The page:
About Making a Will

by Carrie Ferland

A will is a legal document that defines the final wishes of a deceased person. The author, or otherwise known as the testator, can use a will to bequeath his assets to others, resolve his financial obligations, and arrange for the care of the relatives he left behind. Making a will is somewhat of a delicate art, and requires forethought and planning for proper execution. Before you begin writing your will, you should understand the main components to ensure your final wishes are appropriately conveyed and carried out to your satisfaction.

Structure

Even the most basic of wills covers four formal topics: the declaration, the family, the executor and the assets. These four components are crucial to the validity of your will. Failing to cover even one topic could leave your final wishes up for debate, allowing your relatives to challenge the validity of the entire will during probate. To prevent this, you should create a draft addressing each section before you get started, and use this as your guide while you draw up your final version.

Stating Your Declaration

When drafting a will, the first clause should be your declaration. Here, you will state that this document is your final will and testament, that you are of legal capacity to establish a will, and that you revoke all other previous wills and codicils. You should include a declaration, even if this is your first will, to void any prior documents or statements you may have made that could be used to dispute your true intentions.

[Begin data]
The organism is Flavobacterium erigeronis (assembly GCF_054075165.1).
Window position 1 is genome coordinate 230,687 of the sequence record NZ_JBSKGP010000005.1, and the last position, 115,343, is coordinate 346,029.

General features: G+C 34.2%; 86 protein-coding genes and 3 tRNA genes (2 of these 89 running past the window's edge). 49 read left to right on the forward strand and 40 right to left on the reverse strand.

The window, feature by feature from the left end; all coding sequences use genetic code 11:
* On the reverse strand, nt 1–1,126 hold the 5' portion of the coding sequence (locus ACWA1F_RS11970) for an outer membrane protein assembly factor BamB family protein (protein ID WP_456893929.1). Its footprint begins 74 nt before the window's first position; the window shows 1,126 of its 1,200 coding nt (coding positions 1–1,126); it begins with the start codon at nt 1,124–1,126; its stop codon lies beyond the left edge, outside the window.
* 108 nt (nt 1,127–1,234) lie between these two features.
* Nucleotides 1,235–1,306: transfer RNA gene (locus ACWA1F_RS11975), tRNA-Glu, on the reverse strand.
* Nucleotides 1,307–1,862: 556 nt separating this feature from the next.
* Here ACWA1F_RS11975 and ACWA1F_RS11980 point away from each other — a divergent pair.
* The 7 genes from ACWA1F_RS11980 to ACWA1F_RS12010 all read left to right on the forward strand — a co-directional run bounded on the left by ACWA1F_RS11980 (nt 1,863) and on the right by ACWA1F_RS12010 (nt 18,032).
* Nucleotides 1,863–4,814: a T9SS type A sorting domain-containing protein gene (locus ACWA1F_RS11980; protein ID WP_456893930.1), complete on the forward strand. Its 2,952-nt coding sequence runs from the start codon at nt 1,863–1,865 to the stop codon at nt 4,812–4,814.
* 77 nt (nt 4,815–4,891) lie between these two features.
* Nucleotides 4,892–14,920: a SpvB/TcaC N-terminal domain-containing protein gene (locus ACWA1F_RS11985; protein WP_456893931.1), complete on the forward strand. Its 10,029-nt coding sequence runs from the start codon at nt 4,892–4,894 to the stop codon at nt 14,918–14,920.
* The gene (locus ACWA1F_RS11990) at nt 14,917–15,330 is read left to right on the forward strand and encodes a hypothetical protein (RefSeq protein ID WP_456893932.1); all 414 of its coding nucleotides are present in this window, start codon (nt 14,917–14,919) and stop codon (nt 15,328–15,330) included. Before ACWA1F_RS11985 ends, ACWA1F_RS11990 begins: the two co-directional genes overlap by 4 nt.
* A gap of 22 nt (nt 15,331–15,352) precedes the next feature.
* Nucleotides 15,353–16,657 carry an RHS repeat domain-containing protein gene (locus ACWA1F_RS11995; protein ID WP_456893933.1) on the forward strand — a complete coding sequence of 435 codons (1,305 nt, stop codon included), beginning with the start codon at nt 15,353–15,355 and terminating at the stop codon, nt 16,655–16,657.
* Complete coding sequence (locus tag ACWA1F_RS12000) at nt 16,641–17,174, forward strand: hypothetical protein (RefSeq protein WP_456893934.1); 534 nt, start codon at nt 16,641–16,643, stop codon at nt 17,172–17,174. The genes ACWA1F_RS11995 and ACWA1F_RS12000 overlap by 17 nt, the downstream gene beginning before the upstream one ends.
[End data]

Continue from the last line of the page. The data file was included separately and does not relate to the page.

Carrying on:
Defining Familial Relationships

For testators with spouses or children, it is essential to define these familial relationships. If you are legally married, you should include your spouse’s name and the date on which you were married. If you have children, including adopted children, add a list of each child’s full name (maiden and married, where appropriate), date of birth and Social Security number. Include both minor and adult children, even if you intend to disinherit them. Otherwise, the court may believe you’ve mistakenly excluded a child, and award her a portion of your estate.

Appointing the Executor

An executor (executrix for women) is the person charged with managing and administrating your will and estate. Your will should clearly identify the person you want to appoint as your executor. Choosing a good executor is important. You should appoint someone you trust to carry out your wishes, even against the disapproval of other relatives. Your executor should also be a responsible person who is able to handle your estate’s financial obligations, including income and estate tax filings. You can also name additional “alternate” executors, who can serve if your first choice is unable or unwilling to accept the responsibility.

Dividing Your Assets

The last requisite of making a will is the division of assets, where you bequeath your physical possessions to whomever you choose. When drafting this section of your will, clearly define which beneficiary should receive each asset; try to avoid joint inheritances whenever possible. Consider your most significant assets first, including real property, cash, investments and the like, before assigning most personal belongings. You should include a “rest and remainder” clause when finished, which acts as a catch-all by bequeathing any and all remaining assets to one person. Anything not explicitly bequeathed to your beneficiaries will go to this individual. A spouse, child or close friend is usually named as the beneficiary for the rest and remainder. It is prudent to consider consulting a lawyer when making a will, as well the laws of the state the testator lives in.